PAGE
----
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If it reeks, it rocks
Purported health benefits of garlic waft like the aroma
by WKSU's VIVIAN GOODMAN
This story is part of a special series.


Reporter
Vivian Goodman
 
Previous years have been slightly soggy at Shaker Square for the Garlic Festival but this was a brilliantly bright summer day.
Courtesy of Vivian Goodman
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In The Region:

Eating garlic poses certain social risks. Yet for centuries, kitchens all over the globe have reeked with it. It’s a staple in almost every cuisine. But aroma and flavor are not all the pungent bulbs are good for.

aroma, flavor, and health benefits to boot

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Strong sales keep Ron Stidmon trucking back every summer to the Shaker Square Garlic Festival. He hauls 40 varieties of garlic from his farm just across the Pennsylvania border. 

“I moved from New York City to Enon Valley to buy the farm after 9/11. I sort of decided to change my life. My wife was a banker, and I was an executive coach in my last incarnation. I was at that time on blood pressure medication;I was also on cholesterol medication.
"I take nothing now. I’m 63 years old and I feel wonderful."
The key?
"I’ll eat at least a clove a day minimum. I mean it’s hard to say because it’s part of my normal diet. ... But normally it starts at breakfast and ends at dinner.”  

Just call me Allium Sativum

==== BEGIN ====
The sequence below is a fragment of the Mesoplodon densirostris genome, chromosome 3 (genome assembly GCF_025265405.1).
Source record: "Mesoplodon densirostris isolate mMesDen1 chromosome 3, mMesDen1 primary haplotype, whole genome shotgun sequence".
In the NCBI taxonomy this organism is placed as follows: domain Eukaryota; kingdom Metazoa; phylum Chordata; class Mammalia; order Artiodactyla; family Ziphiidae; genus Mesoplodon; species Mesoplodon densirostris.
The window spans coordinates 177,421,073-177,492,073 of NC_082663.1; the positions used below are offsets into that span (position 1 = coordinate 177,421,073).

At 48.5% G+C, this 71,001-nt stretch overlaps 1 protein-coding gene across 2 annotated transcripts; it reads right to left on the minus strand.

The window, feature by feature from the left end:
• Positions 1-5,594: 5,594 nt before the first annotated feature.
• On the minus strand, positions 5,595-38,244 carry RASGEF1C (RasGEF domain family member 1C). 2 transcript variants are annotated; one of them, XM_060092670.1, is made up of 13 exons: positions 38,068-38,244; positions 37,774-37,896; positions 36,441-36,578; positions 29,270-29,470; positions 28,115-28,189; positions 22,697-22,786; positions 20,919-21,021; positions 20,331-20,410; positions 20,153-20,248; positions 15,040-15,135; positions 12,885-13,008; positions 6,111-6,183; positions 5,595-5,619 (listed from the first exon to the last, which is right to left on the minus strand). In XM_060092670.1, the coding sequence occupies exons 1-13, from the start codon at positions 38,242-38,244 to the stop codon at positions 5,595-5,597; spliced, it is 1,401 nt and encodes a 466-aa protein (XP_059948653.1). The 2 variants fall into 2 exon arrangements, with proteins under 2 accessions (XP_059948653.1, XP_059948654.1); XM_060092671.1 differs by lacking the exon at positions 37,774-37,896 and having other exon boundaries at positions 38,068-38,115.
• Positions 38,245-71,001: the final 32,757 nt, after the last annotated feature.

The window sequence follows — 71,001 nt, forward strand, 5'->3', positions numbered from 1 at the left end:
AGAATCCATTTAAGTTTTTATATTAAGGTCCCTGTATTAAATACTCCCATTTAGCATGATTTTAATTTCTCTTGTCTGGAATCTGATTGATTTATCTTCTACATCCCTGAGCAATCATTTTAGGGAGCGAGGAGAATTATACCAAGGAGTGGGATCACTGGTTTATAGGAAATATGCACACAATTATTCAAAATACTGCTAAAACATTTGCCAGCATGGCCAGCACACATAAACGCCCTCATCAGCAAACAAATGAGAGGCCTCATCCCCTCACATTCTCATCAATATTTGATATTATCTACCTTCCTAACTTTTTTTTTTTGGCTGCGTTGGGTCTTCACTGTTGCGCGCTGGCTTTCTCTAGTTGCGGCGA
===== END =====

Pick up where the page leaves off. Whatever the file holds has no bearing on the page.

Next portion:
We know it as garlic, a member of the onion family, but the Latin name is Allium Sativum. Known in folk and herbal medicine for millennia, garlic’s getting more notice now in traditional medical circles after studies of its anti-bacterial, anti-oxidant and anti-fungal effects.

Ron Stidmon says garlic’s given him a strong body and a healthy business. 

“You know (we have a) number of customers … who come to us only because they feel better after they’ve eaten the garlic. And they find that if they go to the store they get sort of, I hate to use the word crappy, but tasteless garlic.”   

What you get at the store is not likely to be locally-grown. Most of the world’s garlic comes from China.

“You’re either getting a China white or you’re getting a California early. They’re two soft-stemmed garlics. They’re not grown for flavor. They’re not grown for anything other than consistency of color and shape and shelf life. They’re boring.” 

Supermarket garlic is usually “soft-necked.” But “hard necks” with stiff stems might be better for your health since they contain more allicin. 

And more taste, according to Jake Thaxton of Thaxton’s Organic Garlic of Hudson. He’s at the festival with 12 varieties including a big, marbled, purple-striped hardneck that’s getting a lot of buzz.

“We have the Bogatyr which is not hot, hot up front. It has a really hot finish. So after you eat it, you get the spice. Then we have the Kabar right here, which is hot up front initially and then the spice goes away.